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Police ‘changed Marikana story’

George Bizos SC, said on Thursday that the police plan and police statements before the commission referred to the protesters as a homogenous group.

The police shot dead 34 striking mineworkers and wounded 78 while trying to disperse a group gathered on a hill near Lonmin's platinum mine in Marikana on August 16.

The commission is holding hearings in Rustenburg as part of its probe into the circumstances of these deaths and those of 10 people, including two police officers and two security guards, in the preceding week.

Bizos, for the Legal Resource Centre and the Bench Marks Foundation, was cross-examining Major-General Charl Annandale, who led the police special tactical operations team.

He put it to Annandale that in his version of events, the police were particularly concerned with disarming a smaller, more militant group of around 300 protesters.

"Where in the [police] plan is this [idea] of two different groups being treated separately?" he asked.

Annandale said the overall plan provided for the actions of groups and individuals within the larger collective group.

'Very aggressive'
Bizos referred the commission to a statement made by Brigadier Adriaan Calitz, who heads the North West operational response service.

In the statement, Calitz refers to the protesters as "acting as one group, and all of them associated themselves with the actions of each other … [with] the same intention and goal."

Ishmael Semenya, for the police, said there was no contradiction, as Calitz also referred to the smaller, "very aggressive" group.

Bizos maintained that references to the smaller group amounted to a "new version" of events.

"We will submit that you [Annandale] are following the example that … policemen do not contradict each other, they support each other irrespective of what the facts are."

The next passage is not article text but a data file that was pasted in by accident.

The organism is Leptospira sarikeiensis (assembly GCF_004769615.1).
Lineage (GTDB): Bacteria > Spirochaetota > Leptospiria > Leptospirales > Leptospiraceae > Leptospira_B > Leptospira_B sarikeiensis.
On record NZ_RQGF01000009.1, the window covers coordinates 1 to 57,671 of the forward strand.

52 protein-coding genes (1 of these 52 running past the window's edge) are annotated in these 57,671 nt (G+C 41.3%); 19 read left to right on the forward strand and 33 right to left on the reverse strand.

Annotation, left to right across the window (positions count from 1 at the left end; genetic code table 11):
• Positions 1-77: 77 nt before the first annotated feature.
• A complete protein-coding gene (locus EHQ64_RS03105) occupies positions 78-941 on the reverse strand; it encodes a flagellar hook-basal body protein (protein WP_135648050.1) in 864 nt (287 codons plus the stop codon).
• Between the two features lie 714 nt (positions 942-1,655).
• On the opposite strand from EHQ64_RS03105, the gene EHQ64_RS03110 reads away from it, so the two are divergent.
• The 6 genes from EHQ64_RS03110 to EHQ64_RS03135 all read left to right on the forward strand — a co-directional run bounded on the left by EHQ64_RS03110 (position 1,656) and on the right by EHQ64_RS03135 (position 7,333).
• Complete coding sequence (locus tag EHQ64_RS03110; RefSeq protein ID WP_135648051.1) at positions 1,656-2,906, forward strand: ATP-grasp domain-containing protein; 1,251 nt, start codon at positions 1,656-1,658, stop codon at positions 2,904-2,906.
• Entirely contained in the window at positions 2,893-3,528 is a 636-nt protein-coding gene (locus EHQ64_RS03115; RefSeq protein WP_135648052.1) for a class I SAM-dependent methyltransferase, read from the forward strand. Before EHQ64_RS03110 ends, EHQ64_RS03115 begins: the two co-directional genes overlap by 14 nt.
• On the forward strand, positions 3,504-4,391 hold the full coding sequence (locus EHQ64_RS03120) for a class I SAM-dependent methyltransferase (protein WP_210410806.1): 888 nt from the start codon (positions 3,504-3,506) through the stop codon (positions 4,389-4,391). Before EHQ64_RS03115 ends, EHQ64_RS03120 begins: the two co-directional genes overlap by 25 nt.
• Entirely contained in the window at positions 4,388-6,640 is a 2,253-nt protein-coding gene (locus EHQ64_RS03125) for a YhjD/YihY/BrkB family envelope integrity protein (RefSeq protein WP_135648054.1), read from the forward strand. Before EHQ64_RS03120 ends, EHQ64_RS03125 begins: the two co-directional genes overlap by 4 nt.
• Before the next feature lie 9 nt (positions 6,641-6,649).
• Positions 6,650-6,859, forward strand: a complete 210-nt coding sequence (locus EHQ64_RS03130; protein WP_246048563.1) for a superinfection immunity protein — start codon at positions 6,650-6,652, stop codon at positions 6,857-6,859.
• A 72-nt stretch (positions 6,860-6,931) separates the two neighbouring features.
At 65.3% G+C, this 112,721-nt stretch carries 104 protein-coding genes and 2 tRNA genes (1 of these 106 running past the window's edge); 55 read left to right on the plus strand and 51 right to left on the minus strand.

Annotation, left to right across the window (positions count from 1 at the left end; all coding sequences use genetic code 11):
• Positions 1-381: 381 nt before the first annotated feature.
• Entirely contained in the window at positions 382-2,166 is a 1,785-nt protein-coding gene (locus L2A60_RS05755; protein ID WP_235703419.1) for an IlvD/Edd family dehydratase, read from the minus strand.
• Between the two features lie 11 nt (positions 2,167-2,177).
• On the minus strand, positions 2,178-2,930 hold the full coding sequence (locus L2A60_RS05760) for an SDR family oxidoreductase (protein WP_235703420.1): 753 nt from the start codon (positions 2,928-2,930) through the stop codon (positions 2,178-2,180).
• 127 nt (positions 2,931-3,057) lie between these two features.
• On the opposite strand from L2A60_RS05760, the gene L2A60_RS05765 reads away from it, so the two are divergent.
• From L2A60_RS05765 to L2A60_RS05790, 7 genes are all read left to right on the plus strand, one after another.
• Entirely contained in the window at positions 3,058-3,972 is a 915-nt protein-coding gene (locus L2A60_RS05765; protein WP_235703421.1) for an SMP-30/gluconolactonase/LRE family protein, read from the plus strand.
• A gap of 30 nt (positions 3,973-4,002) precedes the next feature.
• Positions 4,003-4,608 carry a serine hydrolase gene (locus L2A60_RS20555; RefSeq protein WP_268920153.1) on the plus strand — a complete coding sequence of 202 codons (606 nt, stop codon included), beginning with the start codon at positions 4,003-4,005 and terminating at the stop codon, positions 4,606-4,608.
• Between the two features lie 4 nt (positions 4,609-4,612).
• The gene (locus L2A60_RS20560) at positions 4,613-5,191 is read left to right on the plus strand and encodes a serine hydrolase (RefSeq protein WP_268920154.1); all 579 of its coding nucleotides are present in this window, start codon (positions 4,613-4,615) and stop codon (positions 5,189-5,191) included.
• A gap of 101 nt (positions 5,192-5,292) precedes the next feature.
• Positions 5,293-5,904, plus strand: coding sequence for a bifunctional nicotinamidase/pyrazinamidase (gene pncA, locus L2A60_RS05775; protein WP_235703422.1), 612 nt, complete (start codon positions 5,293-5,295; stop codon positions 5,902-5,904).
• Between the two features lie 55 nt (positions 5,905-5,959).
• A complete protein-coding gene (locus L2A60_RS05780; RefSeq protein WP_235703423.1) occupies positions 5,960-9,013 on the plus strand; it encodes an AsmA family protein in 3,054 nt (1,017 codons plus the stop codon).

Annandale objected to this: "Mr Bizos cannot make judgment over my integrity … I will leave that decision to be made by the commission."

Witnesses
He said police had considered the smaller group during the joint operations centre (JOC) meetings and in debriefings at the end of the operation.

" … The fact that it is not exactly put in the words put by advocate Bizos does not mean it did not happen: indeed it did."

Annandale said there were witnesses to the meetings at the JOC, including Lonmin management, who would confirm that the smaller group was discussed.

"I am certain that when Brigadier Calitz is called to give evidence … he will confirm [in] his involvement in the debriefing at the JOC that there were two different groups, that they were armed differently, behaved differently and were also dressed differently."

Bizos returned to this question just before the lunchbreak.

Annandale said: "… I have tried to the best of my ability to explain that.

"It [the description of a group of 3 000] refers to the collective group. Part of the collective was the militant one [of around 300 protesters]." – Sapa

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